Whether you’re trying to figure out Sandals resorts costs, if Sandals Ochi in Ocho Rios is safe, or if it’s worth the cost (and want a complete cost breakdown)… then this Sandals Ochi review is for you.
This isn’t a professional review by a travel blogger.
This is your anxiety-ridden bestie, who spent 2 weeks before the trip reading about resort rapes and being held hostage for money, telling you every ridiculously inane detail about her trip in August 2022, so you can feel better about going (or cancel your trip if you’re crazier than me… no judging… you’re good).
I’ll also break down complete Sandals resorts costs, hidden fees, what we did and what we thought of the trip, as well as give you detailed packing advice.
If you’d love to vacation at an all inclusive, but you don’t have the money… This budget bootcamp is amazing at getting your budget under control and saving for things you want and specializes in people who suck at sticking to a budget and the toughest cases of chronic disorganization.
I was so amazed at how clean, safe, and fun Sandals Ochi was. I thought this was an incredible vacation and was really impressed with it, considering the budget.
I’d do it again in a heartbeat and laugh at how ridiculous I was to worry about it for so long. I will say though, that we never left the resort, not necessarily out of fear, but just because we were really content at the resort.
Is Sandals Ochi Safe? Will I Get Raped? Sexually Harassed, Roofied, or Assaulted? Can I Walk Alone at Night?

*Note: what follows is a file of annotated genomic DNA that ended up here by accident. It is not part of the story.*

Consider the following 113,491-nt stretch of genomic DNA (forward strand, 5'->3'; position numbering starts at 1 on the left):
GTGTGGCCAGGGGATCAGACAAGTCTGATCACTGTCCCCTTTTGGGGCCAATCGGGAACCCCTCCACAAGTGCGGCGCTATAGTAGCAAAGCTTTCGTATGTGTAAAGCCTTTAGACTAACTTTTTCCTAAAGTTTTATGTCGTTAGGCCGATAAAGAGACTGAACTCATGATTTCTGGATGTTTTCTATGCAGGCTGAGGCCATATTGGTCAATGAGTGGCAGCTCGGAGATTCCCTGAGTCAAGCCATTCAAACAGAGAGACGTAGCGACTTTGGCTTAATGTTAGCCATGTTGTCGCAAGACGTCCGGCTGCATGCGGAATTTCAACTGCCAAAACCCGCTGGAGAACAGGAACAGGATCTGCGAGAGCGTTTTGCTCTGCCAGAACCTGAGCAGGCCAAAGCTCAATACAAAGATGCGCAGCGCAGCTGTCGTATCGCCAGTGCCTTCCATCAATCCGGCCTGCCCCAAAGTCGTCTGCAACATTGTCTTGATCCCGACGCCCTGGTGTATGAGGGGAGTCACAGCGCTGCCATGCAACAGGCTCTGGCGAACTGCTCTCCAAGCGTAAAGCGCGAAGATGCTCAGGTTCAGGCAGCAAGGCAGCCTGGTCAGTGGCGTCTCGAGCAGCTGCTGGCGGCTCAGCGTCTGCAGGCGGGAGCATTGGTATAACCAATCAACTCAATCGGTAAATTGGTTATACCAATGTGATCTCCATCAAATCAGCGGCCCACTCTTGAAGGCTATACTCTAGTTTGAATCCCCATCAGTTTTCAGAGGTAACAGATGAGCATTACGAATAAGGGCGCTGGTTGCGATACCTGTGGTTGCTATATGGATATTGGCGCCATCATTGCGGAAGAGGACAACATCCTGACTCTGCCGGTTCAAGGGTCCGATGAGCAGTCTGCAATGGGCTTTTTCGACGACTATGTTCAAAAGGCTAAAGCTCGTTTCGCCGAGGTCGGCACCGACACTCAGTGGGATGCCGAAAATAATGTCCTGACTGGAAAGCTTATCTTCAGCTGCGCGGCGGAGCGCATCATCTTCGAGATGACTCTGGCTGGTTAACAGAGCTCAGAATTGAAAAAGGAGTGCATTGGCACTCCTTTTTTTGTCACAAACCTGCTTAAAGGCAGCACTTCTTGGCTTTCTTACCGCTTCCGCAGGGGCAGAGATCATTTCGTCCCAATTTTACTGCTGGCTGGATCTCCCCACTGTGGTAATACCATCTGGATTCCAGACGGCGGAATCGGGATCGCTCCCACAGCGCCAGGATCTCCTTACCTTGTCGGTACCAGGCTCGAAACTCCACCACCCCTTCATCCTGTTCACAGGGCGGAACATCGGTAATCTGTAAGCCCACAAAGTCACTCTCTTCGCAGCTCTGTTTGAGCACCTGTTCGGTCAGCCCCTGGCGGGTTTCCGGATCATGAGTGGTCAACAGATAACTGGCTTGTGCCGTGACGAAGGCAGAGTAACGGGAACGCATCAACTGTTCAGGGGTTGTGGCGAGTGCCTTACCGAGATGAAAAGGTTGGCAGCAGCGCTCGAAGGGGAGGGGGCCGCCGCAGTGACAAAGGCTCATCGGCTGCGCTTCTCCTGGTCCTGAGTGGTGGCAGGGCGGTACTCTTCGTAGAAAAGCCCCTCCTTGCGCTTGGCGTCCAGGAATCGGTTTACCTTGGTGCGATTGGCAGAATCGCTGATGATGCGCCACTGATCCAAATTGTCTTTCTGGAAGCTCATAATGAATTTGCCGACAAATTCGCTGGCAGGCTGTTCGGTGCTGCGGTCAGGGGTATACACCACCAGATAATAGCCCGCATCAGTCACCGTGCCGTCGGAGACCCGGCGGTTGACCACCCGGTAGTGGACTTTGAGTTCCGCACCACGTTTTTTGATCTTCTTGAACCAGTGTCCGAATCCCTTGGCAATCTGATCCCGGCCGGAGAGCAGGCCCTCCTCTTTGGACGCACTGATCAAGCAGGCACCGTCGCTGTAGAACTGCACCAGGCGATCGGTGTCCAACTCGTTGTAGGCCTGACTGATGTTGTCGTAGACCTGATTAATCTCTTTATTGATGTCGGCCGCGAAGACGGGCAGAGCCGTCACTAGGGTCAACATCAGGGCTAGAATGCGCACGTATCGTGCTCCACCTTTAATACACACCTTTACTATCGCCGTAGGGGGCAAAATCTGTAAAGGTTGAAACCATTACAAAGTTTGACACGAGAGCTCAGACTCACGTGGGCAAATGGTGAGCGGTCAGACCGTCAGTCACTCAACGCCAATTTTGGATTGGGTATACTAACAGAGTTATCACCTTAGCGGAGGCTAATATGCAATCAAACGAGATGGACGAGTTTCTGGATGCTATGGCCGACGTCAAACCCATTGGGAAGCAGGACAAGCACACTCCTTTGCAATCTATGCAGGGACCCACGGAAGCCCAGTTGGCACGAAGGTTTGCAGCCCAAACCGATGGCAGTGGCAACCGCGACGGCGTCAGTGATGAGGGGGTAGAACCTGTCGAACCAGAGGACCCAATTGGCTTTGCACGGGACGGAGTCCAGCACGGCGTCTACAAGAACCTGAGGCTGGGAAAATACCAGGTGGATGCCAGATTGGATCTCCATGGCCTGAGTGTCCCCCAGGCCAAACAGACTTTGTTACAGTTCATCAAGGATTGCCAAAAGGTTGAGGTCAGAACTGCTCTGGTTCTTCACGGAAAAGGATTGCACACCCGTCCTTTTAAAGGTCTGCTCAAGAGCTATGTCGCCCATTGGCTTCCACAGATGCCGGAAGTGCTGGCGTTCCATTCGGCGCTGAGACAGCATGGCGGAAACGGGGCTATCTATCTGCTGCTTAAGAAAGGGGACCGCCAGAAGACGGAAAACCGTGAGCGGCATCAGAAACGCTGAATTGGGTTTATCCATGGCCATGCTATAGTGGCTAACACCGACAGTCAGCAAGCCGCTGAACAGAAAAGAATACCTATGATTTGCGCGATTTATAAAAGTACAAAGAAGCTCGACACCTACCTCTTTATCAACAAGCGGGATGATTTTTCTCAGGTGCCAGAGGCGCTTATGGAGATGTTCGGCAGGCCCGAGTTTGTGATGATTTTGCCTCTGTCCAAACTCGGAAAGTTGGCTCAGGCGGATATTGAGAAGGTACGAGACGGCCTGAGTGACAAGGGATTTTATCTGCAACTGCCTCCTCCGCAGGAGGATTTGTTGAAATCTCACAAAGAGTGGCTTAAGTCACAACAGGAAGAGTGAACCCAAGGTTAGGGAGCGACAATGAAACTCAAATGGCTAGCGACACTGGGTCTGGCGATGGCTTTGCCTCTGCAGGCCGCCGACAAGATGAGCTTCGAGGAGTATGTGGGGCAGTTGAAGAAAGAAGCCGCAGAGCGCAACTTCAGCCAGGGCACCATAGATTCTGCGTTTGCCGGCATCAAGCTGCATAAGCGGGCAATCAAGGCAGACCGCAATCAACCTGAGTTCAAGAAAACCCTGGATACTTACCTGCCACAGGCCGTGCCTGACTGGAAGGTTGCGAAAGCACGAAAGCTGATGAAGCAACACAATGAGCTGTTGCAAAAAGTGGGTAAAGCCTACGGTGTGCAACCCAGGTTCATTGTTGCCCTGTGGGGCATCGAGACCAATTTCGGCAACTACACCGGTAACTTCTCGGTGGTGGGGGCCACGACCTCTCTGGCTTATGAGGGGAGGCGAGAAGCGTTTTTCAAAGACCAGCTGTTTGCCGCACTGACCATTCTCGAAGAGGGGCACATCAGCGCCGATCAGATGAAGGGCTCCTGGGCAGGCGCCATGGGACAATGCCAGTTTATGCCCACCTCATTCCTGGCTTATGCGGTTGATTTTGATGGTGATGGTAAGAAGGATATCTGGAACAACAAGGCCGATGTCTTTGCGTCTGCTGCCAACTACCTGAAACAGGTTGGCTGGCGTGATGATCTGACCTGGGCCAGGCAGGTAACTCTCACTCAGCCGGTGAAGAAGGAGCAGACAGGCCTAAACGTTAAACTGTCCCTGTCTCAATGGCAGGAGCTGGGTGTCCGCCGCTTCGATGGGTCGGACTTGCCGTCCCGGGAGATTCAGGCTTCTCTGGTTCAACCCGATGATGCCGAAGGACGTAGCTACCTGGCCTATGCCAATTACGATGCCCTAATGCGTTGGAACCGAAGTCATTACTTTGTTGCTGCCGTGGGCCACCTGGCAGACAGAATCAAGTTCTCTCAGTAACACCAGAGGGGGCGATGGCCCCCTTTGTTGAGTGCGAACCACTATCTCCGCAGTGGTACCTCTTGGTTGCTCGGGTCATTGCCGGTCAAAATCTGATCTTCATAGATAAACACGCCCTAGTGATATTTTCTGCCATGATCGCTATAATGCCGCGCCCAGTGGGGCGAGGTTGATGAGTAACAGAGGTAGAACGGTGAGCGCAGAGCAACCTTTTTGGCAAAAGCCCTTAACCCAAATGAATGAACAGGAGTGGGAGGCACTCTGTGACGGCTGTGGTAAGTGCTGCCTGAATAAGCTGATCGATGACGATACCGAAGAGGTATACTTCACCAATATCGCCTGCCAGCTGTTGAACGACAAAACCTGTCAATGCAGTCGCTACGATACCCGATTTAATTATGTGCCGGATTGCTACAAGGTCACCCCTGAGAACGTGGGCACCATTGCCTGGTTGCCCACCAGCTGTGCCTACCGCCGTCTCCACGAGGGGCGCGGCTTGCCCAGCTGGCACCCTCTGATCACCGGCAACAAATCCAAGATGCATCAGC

So right after we booked our trip… I started getting inundated with people warning me, “Don’t leave the resort!” Which is fine. Except who wants to spend $3,000 on a vacation to a place that’s so bad that everyone and their brother are telling you not to leave your hotel?
Being a “worst-case scenario” homebody (not exactly a world traveler), I started getting nervous. But the trip was so far off… that I just pushed it aside. Then my mom (even less of a world traveler than me) started sending me a never-ending torrent of articles about rapes occurring at resorts in Jamaica, including the Sandals in Ocho Rios.
There were tons of articles, so here’s a quick overview of a few of the more well known cases:
- An 18-year-old au pair at Beaches Negril Resort and Spa (which is owned by Sandals; Beaches is their family friendly resorts and Sandals is their couples only resorts) allegedly woke up drugged and naked in the shower after being raped (with choke marks on her neck).
- A 16-year-old girl, vacationing with her New England based family, was allegedly raped in the bathroom while staying at Beaches Negril resort in 2013.
- A 50-year-old Atlanta mother was allegedly sexually assualted in the ocean.
- A Kansas City woman (age not reported) was allegedly sexually assaulted by a resort employee during a sailing excursion run by Sandals Ochi.
- Two teens from Michigan were allegedly raped inside a laundry room by lifeguards who were employed at Beaches in Ocho Rios (again, the sister company to Sandals that focuses on family resorts).
There are more cases than that though, you can read more here…